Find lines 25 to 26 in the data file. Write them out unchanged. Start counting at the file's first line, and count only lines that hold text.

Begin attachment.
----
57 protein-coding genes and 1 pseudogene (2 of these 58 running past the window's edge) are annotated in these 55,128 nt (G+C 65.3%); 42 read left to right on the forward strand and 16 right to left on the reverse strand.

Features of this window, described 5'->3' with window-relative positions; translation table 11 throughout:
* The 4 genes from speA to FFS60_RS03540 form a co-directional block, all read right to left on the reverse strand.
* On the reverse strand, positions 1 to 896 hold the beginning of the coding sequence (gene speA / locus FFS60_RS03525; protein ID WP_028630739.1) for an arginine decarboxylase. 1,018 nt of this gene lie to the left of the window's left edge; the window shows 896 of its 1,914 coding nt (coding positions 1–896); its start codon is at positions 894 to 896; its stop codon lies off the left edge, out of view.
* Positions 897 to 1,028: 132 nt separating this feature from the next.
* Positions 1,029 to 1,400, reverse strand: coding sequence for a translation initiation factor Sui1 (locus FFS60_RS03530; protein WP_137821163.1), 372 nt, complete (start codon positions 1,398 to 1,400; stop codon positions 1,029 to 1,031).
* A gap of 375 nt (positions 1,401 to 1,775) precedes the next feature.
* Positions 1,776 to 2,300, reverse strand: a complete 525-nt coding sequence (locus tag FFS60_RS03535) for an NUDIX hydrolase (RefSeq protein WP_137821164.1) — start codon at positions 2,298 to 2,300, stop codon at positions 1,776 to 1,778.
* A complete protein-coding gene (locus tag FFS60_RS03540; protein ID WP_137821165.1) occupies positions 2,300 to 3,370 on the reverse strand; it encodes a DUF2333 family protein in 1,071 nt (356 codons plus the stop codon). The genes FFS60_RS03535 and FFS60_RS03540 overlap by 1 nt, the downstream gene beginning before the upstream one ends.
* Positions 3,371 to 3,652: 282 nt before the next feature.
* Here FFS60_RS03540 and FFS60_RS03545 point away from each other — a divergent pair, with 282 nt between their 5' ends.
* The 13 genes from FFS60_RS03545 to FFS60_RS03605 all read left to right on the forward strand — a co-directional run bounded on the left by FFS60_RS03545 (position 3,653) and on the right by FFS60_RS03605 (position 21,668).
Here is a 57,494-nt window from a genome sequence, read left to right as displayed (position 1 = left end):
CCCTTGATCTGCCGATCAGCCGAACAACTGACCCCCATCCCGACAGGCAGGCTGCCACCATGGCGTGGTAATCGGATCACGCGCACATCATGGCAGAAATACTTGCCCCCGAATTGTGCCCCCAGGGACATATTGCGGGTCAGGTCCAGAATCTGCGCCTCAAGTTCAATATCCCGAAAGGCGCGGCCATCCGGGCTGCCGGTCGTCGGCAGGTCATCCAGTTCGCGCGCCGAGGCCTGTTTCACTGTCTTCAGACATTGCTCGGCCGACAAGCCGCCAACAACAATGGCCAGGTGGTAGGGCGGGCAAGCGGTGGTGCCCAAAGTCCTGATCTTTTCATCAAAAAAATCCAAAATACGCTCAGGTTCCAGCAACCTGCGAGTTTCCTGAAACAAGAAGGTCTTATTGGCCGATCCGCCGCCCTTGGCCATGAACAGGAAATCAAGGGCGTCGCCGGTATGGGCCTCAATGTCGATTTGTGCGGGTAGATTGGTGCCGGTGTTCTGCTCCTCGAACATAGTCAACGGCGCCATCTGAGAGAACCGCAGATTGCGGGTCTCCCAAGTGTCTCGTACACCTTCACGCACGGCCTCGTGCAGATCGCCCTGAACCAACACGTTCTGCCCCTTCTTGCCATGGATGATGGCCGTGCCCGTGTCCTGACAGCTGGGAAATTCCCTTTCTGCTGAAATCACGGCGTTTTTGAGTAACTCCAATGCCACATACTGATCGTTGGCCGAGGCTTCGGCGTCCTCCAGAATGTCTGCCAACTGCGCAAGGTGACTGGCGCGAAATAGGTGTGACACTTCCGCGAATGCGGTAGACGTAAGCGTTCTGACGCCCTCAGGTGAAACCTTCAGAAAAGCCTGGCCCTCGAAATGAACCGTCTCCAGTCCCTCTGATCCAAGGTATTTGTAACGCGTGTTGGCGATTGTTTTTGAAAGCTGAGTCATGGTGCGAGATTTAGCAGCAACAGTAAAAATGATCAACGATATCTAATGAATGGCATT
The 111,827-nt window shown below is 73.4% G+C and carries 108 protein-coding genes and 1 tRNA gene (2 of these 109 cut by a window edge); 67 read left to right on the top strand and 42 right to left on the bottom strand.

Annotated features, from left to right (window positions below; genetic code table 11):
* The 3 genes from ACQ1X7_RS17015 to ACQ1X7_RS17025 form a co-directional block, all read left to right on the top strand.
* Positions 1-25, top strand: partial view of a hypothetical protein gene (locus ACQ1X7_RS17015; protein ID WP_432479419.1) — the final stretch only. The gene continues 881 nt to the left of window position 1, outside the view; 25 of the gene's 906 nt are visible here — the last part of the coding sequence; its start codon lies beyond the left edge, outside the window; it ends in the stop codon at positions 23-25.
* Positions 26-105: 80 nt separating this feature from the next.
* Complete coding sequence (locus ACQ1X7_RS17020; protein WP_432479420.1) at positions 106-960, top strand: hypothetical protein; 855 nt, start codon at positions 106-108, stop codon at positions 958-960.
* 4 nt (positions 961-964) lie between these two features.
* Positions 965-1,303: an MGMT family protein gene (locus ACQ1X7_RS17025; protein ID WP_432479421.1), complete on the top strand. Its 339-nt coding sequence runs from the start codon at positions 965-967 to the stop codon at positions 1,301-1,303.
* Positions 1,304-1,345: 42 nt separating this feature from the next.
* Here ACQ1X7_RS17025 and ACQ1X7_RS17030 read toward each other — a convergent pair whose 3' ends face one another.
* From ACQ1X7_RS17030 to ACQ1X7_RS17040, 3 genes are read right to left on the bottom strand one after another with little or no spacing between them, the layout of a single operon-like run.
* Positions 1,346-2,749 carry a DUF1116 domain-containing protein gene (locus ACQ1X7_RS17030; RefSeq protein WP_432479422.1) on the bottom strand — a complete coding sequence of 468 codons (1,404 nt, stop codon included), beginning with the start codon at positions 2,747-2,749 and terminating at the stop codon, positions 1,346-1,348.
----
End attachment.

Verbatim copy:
* From ACQ1X7_RS17030 to ACQ1X7_RS17040, 3 genes are read right to left on the bottom strand one after another with little or no spacing between them, the layout of a single operon-like run.
* Positions 1,346-2,749 carry a DUF1116 domain-containing protein gene (locus ACQ1X7_RS17030; RefSeq protein WP_432479422.1) on the bottom strand — a complete coding sequence of 468 codons (1,404 nt, stop codon included), beginning with the start codon at positions 2,747-2,749 and terminating at the stop codon, positions 1,346-1,348.